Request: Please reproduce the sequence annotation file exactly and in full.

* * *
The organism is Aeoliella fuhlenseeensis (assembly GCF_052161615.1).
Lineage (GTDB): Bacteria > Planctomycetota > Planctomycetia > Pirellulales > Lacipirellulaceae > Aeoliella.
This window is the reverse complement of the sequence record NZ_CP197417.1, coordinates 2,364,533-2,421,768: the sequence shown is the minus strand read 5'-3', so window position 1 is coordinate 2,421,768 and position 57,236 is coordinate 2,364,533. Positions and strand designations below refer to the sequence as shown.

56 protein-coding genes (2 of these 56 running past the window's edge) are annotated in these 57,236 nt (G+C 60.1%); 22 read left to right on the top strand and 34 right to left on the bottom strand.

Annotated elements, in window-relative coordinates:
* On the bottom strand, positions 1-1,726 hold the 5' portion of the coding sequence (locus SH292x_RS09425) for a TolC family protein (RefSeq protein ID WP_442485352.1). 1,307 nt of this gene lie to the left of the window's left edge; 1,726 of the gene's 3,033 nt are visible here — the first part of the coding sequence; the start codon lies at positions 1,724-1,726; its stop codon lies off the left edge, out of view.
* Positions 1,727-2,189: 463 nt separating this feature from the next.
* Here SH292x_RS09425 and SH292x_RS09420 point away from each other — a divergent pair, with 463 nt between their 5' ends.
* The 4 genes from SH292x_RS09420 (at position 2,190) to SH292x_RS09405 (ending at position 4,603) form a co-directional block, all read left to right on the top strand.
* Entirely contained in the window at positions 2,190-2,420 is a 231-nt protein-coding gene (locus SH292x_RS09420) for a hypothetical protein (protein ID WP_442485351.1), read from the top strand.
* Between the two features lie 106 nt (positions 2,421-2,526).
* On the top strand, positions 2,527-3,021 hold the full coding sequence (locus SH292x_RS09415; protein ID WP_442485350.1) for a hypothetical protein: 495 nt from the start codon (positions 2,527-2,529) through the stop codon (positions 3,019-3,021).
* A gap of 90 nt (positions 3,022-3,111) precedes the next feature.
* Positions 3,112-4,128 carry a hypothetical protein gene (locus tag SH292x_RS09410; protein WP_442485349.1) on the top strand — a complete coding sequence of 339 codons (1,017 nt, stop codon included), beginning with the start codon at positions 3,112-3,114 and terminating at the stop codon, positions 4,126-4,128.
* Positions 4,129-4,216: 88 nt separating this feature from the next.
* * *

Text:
The organism is Aeoliella fuhlenseeensis (assembly GCF_052161615.1).
Lineage (GTDB): Bacteria > Planctomycetota > Planctomycetia > Pirellulales > Lacipirellulaceae > Aeoliella.
This window is the reverse complement of the sequence record NZ_CP197417.1, coordinates 2,364,533-2,421,768: the sequence shown is the minus strand read 5'-3', so window position 1 is coordinate 2,421,768 and position 57,236 is coordinate 2,364,533. Positions and strand designations below refer to the sequence as shown.

56 protein-coding genes (2 of these 56 running past the window's edge) are annotated in these 57,236 nt (G+C 60.1%); 22 read left to right on the top strand and 34 right to left on the bottom strand.

Annotated elements, in window-relative coordinates:
* On the bottom strand, positions 1-1,726 hold the 5' portion of the coding sequence (locus SH292x_RS09425) for a TolC family protein (RefSeq protein ID WP_442485352.1). 1,307 nt of this gene lie to the left of the window's left edge; 1,726 of the gene's 3,033 nt are visible here — the first part of the coding sequence; the start codon lies at positions 1,724-1,726; its stop codon lies off the left edge, out of view.
* Positions 1,727-2,189: 463 nt separating this feature from the next.
* Here SH292x_RS09425 and SH292x_RS09420 point away from each other — a divergent pair, with 463 nt between their 5' ends.
* The 4 genes from SH292x_RS09420 (at position 2,190) to SH292x_RS09405 (ending at position 4,603) form a co-directional block, all read left to right on the top strand.
* Entirely contained in the window at positions 2,190-2,420 is a 231-nt protein-coding gene (locus SH292x_RS09420) for a hypothetical protein (protein ID WP_442485351.1), read from the top strand.
* Between the two features lie 106 nt (positions 2,421-2,526).
* On the top strand, positions 2,527-3,021 hold the full coding sequence (locus SH292x_RS09415; protein ID WP_442485350.1) for a hypothetical protein: 495 nt from the start codon (positions 2,527-2,529) through the stop codon (positions 3,019-3,021).
* A gap of 90 nt (positions 3,022-3,111) precedes the next feature.
* Positions 3,112-4,128 carry a hypothetical protein gene (locus tag SH292x_RS09410; protein WP_442485349.1) on the top strand — a complete coding sequence of 339 codons (1,017 nt, stop codon included), beginning with the start codon at positions 3,112-3,114 and terminating at the stop codon, positions 4,126-4,128.
* Positions 4,129-4,216: 88 nt separating this feature from the next.